United States District Court, W.D. Wisconsin.
LAND O’LAKES, Plaintiff,
JOSLIN TRUCKING, INC; Blue Thunder Truck Brokerage, Inc.; Great West Casualty Company; Those Certain Underwriters at Lloyd’s London Who Subscribe to Certificate Number IRPI-CL-06-025, Defendants.
Dec. 11, 2008.
Mark S. Henkel, First Law Group, S.C., Stevens Point, WI, for Plaintiff.
John Duncan Varda, Dewitt Ross & Stevens S.C., Richard A. Westley, Westley Law Offices, S.C., Madison, WI, William Patrick Dineen, Remzy Bitar, Crivello Carlson, S.C., Tamara Hayes O’Brien, Sarah Thomas Pagels, Whyte HirschboeckDudek S.C., Milwaukee, WI, Jason Michael Kuzniar, Wilson, Elser, Moskowitz & Edelman, Chicago, IL, for Defendants.
OPINION and ORDER
BARBARA B. CRABB, District Judge.
This is a dispute between a shipper and two carriers over a cargo shipment lost in interstate travel. On June 6, 2008, plaintiff Land O’Lakes brought suit under the Carmack Amendment, 49 U.S.C. § 14706, against defendants Joslin Trucking and Blue Thunder Truck Brokerage, Inc., for a lost shipment of butter worth $65,425.60. In addition, plaintiff brought claims against defendants Great West Casualty Company, which insures Joslin Trucking, and defendant Those Certain Underwriters at Lloyd’s London Who Subscribe to Certificate Number IRPI-CL-06-025, which insures defendant Blue Thunder Truck Brokerage, Inc., for losses arising out of lost or damaged shipments.
In an order issued on October 24, 2008, I denied the motion by defendant Lloyd’s London to dismiss plaintiff’s claims against it, holding that plaintiff could not sue defendant Lloyd’s London under Wisconsin’s direct action statute, Wis. Stat. § 632.24, because plaintiff’s suit was brought under a federal statute, 49 U.S.C. § 14706, that preempts inconsistent state remedies. Plaintiff could maintain its claim against defendant Lloyd’s London only if it could show that the Carmack Amendment authorized direct suits by shippers against defendant insurers. The parties had not addressed this issue, so I ordered plaintiff to show cause why its claims against defendants Lloyds’s London, and Great West as well, should not be dismissed for failure to state a claim against them under the Carmack Amendment.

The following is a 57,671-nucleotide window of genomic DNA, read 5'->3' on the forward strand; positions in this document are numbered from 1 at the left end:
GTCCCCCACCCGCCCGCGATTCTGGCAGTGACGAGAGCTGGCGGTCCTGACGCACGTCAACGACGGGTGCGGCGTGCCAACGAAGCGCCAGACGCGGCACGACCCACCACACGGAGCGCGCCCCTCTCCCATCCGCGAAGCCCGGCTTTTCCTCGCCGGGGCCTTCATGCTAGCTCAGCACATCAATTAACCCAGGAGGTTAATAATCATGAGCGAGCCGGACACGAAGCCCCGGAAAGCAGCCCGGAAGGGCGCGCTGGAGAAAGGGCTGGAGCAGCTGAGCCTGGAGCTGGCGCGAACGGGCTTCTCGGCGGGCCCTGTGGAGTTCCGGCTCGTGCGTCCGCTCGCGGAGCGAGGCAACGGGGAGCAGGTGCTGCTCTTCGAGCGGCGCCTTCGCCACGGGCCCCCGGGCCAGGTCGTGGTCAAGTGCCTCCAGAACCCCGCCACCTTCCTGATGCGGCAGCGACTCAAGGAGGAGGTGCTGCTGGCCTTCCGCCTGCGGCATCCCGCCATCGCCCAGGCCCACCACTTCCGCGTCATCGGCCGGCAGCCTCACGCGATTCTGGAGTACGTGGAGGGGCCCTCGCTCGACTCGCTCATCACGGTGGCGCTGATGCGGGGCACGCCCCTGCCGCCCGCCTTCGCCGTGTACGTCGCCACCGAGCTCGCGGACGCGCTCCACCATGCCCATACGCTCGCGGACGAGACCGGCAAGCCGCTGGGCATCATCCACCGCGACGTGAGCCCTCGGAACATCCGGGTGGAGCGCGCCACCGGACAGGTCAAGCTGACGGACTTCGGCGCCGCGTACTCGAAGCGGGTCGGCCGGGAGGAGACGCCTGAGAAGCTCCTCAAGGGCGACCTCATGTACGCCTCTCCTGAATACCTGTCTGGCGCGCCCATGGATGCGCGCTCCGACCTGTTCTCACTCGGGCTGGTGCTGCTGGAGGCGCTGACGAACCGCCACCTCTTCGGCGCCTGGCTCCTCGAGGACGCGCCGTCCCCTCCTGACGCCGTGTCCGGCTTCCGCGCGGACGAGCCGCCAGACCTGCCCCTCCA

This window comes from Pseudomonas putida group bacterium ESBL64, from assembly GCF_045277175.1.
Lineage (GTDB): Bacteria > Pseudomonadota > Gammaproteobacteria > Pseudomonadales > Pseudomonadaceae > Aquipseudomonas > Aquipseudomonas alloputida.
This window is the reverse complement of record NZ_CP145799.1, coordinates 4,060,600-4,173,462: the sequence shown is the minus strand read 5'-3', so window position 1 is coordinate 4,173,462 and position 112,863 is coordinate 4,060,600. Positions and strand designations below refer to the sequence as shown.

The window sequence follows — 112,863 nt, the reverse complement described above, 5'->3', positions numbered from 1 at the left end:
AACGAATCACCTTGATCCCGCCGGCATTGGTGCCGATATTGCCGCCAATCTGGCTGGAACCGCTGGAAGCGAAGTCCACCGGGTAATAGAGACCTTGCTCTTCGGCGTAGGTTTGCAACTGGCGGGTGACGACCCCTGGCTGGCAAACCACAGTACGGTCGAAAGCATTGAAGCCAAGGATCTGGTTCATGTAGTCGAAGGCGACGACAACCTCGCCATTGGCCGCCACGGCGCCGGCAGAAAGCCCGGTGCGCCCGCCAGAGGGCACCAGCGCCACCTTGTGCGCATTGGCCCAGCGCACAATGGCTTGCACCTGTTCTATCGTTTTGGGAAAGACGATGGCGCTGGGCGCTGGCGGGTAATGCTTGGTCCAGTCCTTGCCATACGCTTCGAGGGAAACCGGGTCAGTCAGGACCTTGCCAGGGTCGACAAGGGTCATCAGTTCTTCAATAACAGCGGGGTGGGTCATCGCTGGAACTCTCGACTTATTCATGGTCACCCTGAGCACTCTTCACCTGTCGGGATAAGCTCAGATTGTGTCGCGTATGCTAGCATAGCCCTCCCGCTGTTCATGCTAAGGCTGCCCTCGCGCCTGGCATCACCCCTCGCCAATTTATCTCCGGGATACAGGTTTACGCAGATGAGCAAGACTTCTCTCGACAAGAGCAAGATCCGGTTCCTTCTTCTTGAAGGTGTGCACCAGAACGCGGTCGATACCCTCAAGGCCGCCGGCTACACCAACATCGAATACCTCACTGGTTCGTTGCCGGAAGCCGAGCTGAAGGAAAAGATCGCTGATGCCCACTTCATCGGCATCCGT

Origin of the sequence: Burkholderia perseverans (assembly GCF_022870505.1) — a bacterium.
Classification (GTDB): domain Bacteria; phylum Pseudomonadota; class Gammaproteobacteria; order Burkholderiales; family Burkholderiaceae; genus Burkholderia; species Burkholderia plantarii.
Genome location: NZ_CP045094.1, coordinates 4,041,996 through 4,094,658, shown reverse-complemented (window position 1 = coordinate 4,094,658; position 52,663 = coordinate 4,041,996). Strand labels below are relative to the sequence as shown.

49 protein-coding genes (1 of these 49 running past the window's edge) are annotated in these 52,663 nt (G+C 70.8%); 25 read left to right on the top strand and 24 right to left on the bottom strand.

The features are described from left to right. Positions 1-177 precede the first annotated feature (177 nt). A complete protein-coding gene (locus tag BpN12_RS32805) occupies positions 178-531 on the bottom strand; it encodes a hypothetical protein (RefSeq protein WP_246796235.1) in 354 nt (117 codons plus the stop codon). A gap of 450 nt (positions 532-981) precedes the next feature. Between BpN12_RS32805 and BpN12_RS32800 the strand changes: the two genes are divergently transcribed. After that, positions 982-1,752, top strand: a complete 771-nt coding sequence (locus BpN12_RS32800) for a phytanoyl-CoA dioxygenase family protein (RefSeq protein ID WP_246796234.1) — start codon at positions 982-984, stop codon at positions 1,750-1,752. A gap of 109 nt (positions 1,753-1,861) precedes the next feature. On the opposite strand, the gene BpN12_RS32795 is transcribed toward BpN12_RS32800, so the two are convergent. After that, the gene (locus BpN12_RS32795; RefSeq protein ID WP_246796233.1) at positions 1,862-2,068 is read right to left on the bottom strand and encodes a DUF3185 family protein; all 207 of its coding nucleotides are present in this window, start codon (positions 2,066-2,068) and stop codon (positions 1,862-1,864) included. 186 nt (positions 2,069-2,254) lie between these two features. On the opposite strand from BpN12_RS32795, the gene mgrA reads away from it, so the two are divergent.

From the parties’ responses, I conclude that plaintiff cannot maintain a direct action suit against defendants Lloyd’s London or Great West under either the Carmack Amendment or 28 U.S.C. § 1367(a). Therefore, plaintiff’s Carmack Amendment claims against defendants Lloyd’s London or Great West will be dismissed and defendants Lloyd’s London and Great West will be dismissed from this case. If they wish, defendants Joslin Trucking and Blue Thunder may file third-party claims against the defendant insurers for issues arising out of this case, including any claim with respect to the insurers’ duty to defend or indemnify.
Plaintiff concedes that the Carmack Amendment does not authorize direct action suits but it contends that this court should retain jurisdiction over its claims against the insurers. First, plaintiff asks this court to reach the same result as the Northern District of Illinois in Air Plus Limited v. Transportation Services, Inc., 2004 WL 2359256 (N.D.Ill. Oct.19, 2004). Second, plaintiff requests this court for leave to amend its complaint to allege its direct action claims under 28 U.S.C. § 1367(a). Both of plaintiff’s arguments fail because this court does not have jurisdiction over plaintiff’s claims against the defendant insurers.
With respect to plaintiff’s request to follow the approach of the district court in Air Plus, that case is inapposite. In Air Plus, the district court dismissed a direct action claim against an insurer because Illinois law did not allow direct action suits against insurers until after liability had been established. Id. at *2. Wisconsin law allows direct action suits against insurers from the outset, provided that the underlying claim against the insurer is for negligence, Estate of Otto v. Physicians Insurance Co. of Wisconsin, Inc., 751 N.W.2d 805, 812-13 (Wis.2008), and if the insurance policy was issued within this state, or if not, if the insured is also a party. Kenison v. Wellington Insurance Co., 218 Wis.2d 700, 710-11, 582 N.W.2d 69, 73 (Ct.App.1998).
Plaintiff cannot assert a direct action suit under Wisconsin law against an insurer unless it is suing on a state law negligence claim. Rich Products Corp. v. Zurich American Ins. Co., 293 F.3d 981, 983 (7th Cir.2002) (Wisconsin’s direct action statute is “unambiguously … limited to damage claims caused by negligence.”); Mombourquette v. Wisconsin Counties Mutual Insurance Corp., 2006 WL 1236732(W.D.Wis.2006) (“Wis. Stat. § 632.24 allows a direct action against an insurer when the underlying claim against the insured is for negligence …”). Plaintiff has asserted a federal statutory claim, not a state law negligence claim. It has no grounds on which to maintain a direct action suit against the defendant insurers.